- The trick to making sure things don’t pixelate is to make them slightly larger than they need to be. I know this goes against the whole “making the site smaller and faster” thing we’re talking about, but we also have to consider quality. If you have a placeholder for an image that is 240px X 300px, make the image slightly larger, maybe 290px X 363px. To make sure the image isn’t distorted, make sure you keep the image ratio. Making it slightly larger means the image will be reduced to fit your placeholder and that means it’ll look sharp. I’ve found that if it’s exactly the same size as the placeholder, it pixelates.
If you already have a lot of images on your site, you don’t want to go through each image and re-upload, that’s just insane. So you can use a plugin like WPSmush.it which will resize, optimize and compress all of your images. I’m very picky about how my images are handled so I like to do that myself, but this is a very handy plugin for bloggers that have been blogging for a long time and have lots of images to go through.
In addition to optimizing the images that were to remain on the site, I removed all unnecessary images from my pages, specifically the home page. I had an Instagram plugin that was loading all my images from Instagram onto my site and slowing the site down quite a bit. I can live without it so I got rid of it and shave off some loading time.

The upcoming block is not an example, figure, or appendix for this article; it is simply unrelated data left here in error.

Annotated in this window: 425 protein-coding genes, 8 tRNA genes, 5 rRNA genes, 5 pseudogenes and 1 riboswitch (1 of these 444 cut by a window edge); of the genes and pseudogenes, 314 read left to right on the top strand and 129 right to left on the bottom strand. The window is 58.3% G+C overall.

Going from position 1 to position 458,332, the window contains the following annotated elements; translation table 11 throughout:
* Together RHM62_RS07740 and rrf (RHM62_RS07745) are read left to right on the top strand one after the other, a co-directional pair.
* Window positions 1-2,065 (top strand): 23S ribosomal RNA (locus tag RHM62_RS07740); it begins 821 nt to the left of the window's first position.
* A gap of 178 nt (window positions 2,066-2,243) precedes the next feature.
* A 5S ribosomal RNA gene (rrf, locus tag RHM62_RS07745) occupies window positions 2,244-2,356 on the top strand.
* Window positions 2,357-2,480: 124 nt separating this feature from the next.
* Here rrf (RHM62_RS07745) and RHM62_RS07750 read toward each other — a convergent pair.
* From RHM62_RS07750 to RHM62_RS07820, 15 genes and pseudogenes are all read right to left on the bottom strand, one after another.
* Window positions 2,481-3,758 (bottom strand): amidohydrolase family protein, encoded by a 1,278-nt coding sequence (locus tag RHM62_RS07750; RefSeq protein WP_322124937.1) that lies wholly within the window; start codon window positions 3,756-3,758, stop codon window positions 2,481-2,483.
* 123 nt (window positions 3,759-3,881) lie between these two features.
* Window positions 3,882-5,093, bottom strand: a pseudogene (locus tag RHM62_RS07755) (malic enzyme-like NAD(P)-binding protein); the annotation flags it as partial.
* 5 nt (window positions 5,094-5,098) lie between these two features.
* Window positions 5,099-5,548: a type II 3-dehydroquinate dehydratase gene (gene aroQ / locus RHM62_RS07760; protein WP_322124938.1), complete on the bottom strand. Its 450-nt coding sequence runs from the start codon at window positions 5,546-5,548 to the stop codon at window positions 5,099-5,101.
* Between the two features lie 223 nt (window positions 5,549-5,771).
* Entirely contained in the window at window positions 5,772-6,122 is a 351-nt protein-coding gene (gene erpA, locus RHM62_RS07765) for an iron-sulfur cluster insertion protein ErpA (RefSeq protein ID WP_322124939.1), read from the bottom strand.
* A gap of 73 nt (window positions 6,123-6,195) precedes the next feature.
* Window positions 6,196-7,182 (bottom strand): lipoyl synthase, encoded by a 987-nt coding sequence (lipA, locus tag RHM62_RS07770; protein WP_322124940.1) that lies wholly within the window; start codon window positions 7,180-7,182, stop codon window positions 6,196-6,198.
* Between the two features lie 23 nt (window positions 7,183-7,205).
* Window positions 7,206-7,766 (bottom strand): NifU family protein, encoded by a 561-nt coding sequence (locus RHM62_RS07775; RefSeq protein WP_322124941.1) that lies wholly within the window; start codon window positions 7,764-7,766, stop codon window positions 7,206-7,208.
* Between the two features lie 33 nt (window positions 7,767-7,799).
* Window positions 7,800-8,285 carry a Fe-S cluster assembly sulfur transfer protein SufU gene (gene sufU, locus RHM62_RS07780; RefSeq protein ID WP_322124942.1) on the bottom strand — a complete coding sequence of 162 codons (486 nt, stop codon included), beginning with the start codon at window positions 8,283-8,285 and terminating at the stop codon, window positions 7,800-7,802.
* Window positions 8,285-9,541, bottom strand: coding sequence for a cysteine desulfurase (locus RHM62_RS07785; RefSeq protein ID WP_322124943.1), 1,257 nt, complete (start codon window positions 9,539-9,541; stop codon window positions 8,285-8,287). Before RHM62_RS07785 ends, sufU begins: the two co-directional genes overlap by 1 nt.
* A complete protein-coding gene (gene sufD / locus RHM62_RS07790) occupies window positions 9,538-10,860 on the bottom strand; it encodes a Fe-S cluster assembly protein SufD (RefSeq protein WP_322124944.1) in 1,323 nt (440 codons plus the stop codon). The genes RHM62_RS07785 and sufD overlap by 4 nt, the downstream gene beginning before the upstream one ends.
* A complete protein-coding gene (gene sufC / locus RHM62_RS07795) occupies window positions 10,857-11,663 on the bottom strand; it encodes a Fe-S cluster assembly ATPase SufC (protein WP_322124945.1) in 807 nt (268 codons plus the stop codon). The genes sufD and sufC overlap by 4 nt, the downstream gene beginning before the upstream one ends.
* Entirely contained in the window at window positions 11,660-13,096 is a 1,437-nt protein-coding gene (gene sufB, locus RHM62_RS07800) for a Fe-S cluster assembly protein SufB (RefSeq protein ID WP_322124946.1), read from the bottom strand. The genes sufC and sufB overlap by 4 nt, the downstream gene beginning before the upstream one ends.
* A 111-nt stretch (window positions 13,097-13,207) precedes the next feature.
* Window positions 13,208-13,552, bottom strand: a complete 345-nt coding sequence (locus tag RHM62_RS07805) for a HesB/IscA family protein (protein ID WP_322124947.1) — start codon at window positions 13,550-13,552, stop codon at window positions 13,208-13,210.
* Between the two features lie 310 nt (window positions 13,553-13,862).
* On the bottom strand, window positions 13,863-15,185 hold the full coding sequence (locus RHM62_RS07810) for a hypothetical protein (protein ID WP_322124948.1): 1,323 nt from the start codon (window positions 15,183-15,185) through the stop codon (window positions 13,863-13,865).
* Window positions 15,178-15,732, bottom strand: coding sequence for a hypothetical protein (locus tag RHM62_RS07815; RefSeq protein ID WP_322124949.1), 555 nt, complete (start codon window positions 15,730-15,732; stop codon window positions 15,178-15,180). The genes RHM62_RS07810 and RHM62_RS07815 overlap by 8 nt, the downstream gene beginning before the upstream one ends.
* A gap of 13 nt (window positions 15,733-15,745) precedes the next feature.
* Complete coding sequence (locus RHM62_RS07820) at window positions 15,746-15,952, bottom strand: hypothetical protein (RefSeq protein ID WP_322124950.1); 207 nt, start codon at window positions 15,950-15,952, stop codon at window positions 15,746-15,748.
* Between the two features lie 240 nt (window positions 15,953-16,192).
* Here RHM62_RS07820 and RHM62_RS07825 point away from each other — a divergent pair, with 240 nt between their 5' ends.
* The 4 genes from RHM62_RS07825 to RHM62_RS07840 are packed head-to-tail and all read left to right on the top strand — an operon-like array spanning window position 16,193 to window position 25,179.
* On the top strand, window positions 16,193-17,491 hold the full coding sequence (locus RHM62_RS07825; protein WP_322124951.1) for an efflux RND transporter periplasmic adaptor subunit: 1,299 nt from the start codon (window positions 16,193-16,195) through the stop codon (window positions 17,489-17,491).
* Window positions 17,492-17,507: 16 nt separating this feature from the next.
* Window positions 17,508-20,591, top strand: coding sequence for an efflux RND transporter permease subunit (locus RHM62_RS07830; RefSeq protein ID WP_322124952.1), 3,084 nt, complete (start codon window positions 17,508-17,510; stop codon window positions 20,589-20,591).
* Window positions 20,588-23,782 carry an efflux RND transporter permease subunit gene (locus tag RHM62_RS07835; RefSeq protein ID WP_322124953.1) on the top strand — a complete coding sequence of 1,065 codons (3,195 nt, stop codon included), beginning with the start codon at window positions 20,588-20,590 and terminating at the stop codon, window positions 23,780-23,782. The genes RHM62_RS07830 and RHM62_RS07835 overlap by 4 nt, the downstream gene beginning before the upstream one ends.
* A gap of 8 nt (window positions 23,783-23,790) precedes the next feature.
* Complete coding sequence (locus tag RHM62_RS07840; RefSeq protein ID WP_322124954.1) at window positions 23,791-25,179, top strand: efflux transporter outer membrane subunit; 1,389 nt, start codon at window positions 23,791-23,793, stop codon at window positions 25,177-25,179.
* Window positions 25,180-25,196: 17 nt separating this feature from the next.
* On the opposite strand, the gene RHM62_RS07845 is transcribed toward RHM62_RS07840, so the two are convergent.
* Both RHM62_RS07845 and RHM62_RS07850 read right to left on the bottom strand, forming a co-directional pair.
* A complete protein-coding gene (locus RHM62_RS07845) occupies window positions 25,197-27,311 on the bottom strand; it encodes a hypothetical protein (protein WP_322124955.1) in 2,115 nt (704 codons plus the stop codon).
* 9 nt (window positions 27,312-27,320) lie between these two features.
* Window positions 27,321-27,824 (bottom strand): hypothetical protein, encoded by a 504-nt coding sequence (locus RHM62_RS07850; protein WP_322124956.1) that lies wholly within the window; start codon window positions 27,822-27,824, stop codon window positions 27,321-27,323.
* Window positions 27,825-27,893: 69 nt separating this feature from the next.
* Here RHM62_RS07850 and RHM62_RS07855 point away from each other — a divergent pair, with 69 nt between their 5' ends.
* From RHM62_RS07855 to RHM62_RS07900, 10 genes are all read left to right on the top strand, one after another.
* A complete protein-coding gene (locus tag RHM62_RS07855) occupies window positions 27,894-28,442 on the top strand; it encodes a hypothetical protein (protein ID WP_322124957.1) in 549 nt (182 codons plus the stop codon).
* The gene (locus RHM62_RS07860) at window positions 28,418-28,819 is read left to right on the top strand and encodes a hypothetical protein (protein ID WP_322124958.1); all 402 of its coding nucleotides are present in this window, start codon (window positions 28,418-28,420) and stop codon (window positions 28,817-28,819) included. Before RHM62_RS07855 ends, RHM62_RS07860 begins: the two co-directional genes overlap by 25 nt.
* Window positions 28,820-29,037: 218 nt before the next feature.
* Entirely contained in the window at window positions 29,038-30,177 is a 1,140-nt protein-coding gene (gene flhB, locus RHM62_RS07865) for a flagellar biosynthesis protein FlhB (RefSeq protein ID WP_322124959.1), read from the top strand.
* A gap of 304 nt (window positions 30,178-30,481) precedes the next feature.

You have to find what things you can live without and try to optimize your site the way it works for you.
3. Use a caching plugin
This is another really important one. Taking advantage of your cache is a very smart thing to do when you want to speed up your website. The cache is basically a place where your website stores information from your site so that when a user comes back to visit your site again, it will load faster.
The caching plugin I’m using now is WP Super Cache. I like that I can turn it on and off because when I’m making updates to the site, I need it turned off so I can see the changes. This plugin also allows you to take care of the next item on the list.